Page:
8 weird insecurities that affect men more than you think

Ask any woman about the biggest male insecurities, and she’ll recite them without blinking: penis size, height, hair loss.

Turns out, the list is longer than that.

While there has been a lot of (necessary) talk in recent years about how unrealistic beauty standards, capitalism, and inequality make women feel “less than,” men’s insecurities take a backseat in the conversation.

Moreover, men aren’t as open to discussing the reasons they doubt themselves, so a few of these anxieties are quite unexpected.

Let’s shed some light on the matter. Here are 8 weird insecurities that affect men more than you think.

1) Weight

Feeling insecure about being overweight is pretty common, but did you know that men also feel insecure if they’re “too skinny?”

“When you grow up skinny, you grow up getting picked on more because everyone is so much bigger than you are. So a lot of that becomes self-consciousness in adulthood,” one Redditor confesses.

I’ve always been into skinny guys, so that threw me off a bit. I’ve also never particularly been into muscular guys, which brings us to…

2) Muscle mass

If you ever dated a man who enjoys going to the gym, you’re probably familiar with this one.

I admit to never really giving it a lot of thought, so it was surprising to find out just how much value some men put on how ripped they look. 

It’s not even about being fit – it’s about having prominent biceps, pecs, or abs.

Even when they have a perfectly attractive “dad bod,” some men still long for a leaner body.

Unfortunately, this can quickly become a problem. 

According to a study, young men obsessed with muscle mass pose a higher risk of developing serious mental health problems. Yikes!

3) The size of their feet and/or hands

Remember the Friends episode with Chandler and Monica’s wedding? Not only do we find out that Joey has small feet, but also that he’s insecure about it.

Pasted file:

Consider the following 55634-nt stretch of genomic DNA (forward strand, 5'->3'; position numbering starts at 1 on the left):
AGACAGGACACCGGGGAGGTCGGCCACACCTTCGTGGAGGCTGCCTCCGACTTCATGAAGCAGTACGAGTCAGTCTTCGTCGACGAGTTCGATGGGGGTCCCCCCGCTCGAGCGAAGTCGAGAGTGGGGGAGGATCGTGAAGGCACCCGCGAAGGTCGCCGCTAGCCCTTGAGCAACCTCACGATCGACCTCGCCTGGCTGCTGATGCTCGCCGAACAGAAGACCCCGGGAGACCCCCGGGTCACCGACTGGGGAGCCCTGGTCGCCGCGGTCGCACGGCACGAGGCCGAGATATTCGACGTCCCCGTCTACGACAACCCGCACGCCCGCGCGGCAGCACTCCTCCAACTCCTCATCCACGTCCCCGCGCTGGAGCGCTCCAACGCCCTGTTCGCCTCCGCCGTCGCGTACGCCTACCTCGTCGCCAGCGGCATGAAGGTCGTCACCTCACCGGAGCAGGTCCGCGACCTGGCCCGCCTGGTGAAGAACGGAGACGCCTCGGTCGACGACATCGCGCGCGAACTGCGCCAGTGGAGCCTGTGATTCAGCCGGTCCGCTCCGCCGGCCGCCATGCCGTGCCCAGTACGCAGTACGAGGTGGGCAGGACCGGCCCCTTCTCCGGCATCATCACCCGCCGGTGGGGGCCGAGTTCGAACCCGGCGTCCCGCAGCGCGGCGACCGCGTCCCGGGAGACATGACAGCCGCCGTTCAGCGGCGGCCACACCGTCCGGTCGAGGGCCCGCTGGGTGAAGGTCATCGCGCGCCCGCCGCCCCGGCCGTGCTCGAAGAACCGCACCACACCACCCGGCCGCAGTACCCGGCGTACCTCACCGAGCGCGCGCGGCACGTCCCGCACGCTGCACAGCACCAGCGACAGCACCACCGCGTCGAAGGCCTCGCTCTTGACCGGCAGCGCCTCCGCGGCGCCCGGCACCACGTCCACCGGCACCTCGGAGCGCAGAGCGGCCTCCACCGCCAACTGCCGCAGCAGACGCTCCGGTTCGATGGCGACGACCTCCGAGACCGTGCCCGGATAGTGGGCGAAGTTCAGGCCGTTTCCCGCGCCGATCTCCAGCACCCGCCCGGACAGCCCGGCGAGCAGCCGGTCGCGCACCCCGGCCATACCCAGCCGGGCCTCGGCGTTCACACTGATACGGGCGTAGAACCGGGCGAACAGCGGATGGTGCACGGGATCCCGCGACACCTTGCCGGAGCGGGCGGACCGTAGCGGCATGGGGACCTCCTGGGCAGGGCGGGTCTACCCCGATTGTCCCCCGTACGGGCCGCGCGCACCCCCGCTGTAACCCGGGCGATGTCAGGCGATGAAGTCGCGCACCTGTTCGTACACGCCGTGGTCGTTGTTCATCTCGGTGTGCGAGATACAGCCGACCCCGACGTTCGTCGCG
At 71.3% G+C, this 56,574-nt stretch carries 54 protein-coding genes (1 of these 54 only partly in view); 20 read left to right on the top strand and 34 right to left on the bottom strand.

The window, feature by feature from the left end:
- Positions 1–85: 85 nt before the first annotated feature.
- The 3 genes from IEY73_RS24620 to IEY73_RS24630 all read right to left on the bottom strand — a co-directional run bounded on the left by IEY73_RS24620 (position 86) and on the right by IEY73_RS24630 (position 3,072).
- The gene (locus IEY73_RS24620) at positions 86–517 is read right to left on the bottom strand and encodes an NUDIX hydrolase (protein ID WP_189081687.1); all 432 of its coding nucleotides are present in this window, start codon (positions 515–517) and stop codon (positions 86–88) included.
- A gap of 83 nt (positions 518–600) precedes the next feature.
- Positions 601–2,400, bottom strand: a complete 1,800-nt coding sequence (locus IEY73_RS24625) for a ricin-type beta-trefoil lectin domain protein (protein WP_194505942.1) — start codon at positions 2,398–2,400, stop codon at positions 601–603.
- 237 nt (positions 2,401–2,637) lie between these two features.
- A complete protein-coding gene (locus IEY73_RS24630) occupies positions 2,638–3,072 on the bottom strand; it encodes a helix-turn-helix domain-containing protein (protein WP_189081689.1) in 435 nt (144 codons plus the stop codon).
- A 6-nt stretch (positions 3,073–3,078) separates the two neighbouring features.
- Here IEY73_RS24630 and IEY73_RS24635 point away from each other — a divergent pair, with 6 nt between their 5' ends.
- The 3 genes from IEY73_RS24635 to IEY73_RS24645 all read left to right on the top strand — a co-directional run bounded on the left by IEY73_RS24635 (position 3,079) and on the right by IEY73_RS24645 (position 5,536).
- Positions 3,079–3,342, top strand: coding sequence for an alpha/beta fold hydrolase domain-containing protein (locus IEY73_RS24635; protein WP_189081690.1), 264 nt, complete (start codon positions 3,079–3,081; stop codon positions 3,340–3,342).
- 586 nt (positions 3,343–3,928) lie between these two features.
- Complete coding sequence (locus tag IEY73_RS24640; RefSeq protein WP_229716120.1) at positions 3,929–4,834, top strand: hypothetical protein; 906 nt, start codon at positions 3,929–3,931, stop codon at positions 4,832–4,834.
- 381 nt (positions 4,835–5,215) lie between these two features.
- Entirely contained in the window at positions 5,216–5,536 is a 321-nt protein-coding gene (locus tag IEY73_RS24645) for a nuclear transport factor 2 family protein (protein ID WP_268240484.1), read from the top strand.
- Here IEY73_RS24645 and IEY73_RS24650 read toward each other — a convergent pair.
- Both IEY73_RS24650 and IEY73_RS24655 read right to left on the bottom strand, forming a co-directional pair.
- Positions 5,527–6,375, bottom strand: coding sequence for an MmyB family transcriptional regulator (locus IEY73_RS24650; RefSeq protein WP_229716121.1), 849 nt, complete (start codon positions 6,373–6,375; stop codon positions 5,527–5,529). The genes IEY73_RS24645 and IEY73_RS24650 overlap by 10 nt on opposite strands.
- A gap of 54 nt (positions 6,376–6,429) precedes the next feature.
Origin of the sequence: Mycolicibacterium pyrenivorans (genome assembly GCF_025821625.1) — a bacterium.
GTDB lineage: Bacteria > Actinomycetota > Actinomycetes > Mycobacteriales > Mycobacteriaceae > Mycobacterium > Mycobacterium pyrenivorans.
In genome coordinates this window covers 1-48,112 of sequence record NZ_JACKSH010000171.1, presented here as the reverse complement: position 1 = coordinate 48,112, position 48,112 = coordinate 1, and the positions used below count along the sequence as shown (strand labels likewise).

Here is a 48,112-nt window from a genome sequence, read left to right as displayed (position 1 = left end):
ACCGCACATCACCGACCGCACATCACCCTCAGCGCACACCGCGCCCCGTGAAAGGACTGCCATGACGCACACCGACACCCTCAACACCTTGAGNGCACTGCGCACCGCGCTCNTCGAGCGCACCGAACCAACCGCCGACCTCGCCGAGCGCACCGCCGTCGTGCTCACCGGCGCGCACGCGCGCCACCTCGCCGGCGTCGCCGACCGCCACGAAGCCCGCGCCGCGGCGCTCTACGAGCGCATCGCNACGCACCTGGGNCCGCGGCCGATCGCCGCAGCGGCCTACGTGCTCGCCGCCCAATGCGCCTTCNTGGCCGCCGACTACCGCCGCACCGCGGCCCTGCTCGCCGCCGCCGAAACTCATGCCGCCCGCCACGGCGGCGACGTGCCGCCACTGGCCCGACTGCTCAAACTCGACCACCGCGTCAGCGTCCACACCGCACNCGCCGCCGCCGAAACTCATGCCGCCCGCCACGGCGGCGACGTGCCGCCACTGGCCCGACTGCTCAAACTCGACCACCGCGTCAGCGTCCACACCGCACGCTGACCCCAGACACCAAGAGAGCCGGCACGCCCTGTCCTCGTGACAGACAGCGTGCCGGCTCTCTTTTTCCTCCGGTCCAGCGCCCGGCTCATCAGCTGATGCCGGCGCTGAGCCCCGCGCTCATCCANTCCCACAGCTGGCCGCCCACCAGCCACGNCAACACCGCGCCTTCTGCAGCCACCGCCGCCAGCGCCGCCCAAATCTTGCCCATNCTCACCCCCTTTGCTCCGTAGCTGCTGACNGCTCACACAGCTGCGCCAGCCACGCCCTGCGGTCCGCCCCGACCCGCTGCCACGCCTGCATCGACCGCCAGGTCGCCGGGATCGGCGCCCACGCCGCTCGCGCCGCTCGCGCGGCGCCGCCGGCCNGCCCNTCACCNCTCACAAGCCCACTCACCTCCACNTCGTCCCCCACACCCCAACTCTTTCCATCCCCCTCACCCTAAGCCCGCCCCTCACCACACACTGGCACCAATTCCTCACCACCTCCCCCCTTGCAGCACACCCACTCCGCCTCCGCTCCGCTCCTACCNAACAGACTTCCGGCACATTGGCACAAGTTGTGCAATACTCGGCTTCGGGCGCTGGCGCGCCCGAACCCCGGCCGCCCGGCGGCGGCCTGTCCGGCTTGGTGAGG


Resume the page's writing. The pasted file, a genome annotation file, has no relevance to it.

I thought that was a weird character beat at the time. The more I interacted with men, however, the less peculiar the scene looked in retrospect.

Men are strangely self-conscious about having small hands or feet, dare I say… for no good reason?

I guess this may be due to the common misconception that the size of a man’s hand is directly correlated to the size of his penis. Still weird.  

4) Sexual performance

weird insecurities that affect men 1 8 weird insecurities that affect men more than you think

By the way, while I’m sure most men wouldn’t say no to a bigger penis, their insecurities surrounding the bedroom don’t stop there.

There’s the obvious fear of not getting or maintaining an erection. 

Beyond that, however, a lot of guys are worried about their ability to sexually satisfy their partners.

When that partner is a woman, they take pride in their skills to make her orgasm.

And if that doesn’t happen? Their self-esteem takes a hit.

A study revealed that “women’s orgasms do function—at least in part—as a masculinity achievement.”

Given that a woman’s anatomy is complex and some days an orgasm just isn’t in the cards, openly talking about the issue would definitely help men overcome some of the jitters.

Unfortunately, this brings us to the next item on the list.

5) Emotional vulnerability

I cry at dog movies, cheesy commercials, and whenever I read a piece of writing that pierces my soul.

In contrast, I’ve only seen the men in my life cry when someone passes away.

Even worse, some men are even insecure about opening up to their partner, believing that showing vulnerability will only come back to bite them in the end.